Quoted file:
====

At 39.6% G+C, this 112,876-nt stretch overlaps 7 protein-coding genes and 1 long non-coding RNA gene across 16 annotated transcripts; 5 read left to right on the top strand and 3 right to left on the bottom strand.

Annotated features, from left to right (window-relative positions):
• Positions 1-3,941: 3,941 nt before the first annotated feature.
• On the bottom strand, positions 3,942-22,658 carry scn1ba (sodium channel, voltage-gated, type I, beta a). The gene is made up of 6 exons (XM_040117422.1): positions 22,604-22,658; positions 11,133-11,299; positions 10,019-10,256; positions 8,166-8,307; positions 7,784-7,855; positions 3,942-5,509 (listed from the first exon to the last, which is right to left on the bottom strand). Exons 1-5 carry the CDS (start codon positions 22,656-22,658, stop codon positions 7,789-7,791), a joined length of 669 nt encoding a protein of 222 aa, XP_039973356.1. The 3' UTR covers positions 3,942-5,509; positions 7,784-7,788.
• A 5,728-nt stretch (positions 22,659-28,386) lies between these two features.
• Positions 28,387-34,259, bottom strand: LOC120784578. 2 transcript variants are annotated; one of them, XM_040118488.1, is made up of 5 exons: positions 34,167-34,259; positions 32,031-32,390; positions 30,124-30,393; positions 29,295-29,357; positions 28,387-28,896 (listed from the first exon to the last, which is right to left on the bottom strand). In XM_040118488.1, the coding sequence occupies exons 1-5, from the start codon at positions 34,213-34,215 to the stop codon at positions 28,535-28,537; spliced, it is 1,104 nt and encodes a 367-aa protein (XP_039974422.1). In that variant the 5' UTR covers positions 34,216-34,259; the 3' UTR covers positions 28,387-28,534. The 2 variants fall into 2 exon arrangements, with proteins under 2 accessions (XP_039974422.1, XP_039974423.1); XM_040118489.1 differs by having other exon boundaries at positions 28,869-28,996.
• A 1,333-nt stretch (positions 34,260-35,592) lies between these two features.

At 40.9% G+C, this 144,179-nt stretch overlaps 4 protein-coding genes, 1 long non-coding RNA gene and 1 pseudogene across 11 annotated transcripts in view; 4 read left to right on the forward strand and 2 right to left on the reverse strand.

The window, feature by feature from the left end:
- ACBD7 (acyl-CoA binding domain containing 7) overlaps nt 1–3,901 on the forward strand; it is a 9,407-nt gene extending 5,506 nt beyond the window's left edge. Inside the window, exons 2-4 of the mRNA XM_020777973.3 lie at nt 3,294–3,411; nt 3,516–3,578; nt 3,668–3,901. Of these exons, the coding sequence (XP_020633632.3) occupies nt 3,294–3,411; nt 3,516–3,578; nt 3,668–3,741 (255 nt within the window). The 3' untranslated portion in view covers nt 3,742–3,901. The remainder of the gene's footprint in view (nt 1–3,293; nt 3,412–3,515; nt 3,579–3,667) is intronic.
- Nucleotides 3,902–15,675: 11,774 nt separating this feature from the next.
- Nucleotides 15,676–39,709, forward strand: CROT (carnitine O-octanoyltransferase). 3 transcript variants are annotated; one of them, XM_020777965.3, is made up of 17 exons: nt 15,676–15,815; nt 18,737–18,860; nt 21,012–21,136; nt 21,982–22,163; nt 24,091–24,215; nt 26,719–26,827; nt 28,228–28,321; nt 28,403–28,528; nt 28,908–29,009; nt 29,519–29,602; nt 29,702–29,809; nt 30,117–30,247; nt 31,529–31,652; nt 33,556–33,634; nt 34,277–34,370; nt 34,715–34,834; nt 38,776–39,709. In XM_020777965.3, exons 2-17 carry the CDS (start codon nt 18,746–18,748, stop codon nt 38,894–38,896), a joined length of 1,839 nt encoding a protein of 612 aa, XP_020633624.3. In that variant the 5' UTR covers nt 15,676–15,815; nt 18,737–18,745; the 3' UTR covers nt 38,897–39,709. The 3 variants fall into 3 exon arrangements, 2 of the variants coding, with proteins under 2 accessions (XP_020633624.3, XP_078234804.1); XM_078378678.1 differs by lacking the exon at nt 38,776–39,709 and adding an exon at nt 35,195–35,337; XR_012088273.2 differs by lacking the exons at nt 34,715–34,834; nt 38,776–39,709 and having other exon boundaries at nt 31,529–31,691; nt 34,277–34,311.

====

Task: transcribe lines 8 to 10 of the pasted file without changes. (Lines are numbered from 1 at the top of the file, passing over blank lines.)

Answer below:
At 40.9% G+C, this 144,179-nt stretch overlaps 4 protein-coding genes, 1 long non-coding RNA gene and 1 pseudogene across 11 annotated transcripts in view; 4 read left to right on the forward strand and 2 right to left on the reverse strand.

The window, feature by feature from the left end:
- ACBD7 (acyl-CoA binding domain containing 7) overlaps nt 1–3,901 on the forward strand; it is a 9,407-nt gene extending 5,506 nt beyond the window's left edge. Inside the window, exons 2-4 of the mRNA XM_020777973.3 lie at nt 3,294–3,411; nt 3,516–3,578; nt 3,668–3,901. Of these exons, the coding sequence (XP_020633632.3) occupies nt 3,294–3,411; nt 3,516–3,578; nt 3,668–3,741 (255 nt within the window). The 3' untranslated portion in view covers nt 3,742–3,901. The remainder of the gene's footprint in view (nt 1–3,293; nt 3,412–3,515; nt 3,579–3,667) is intronic.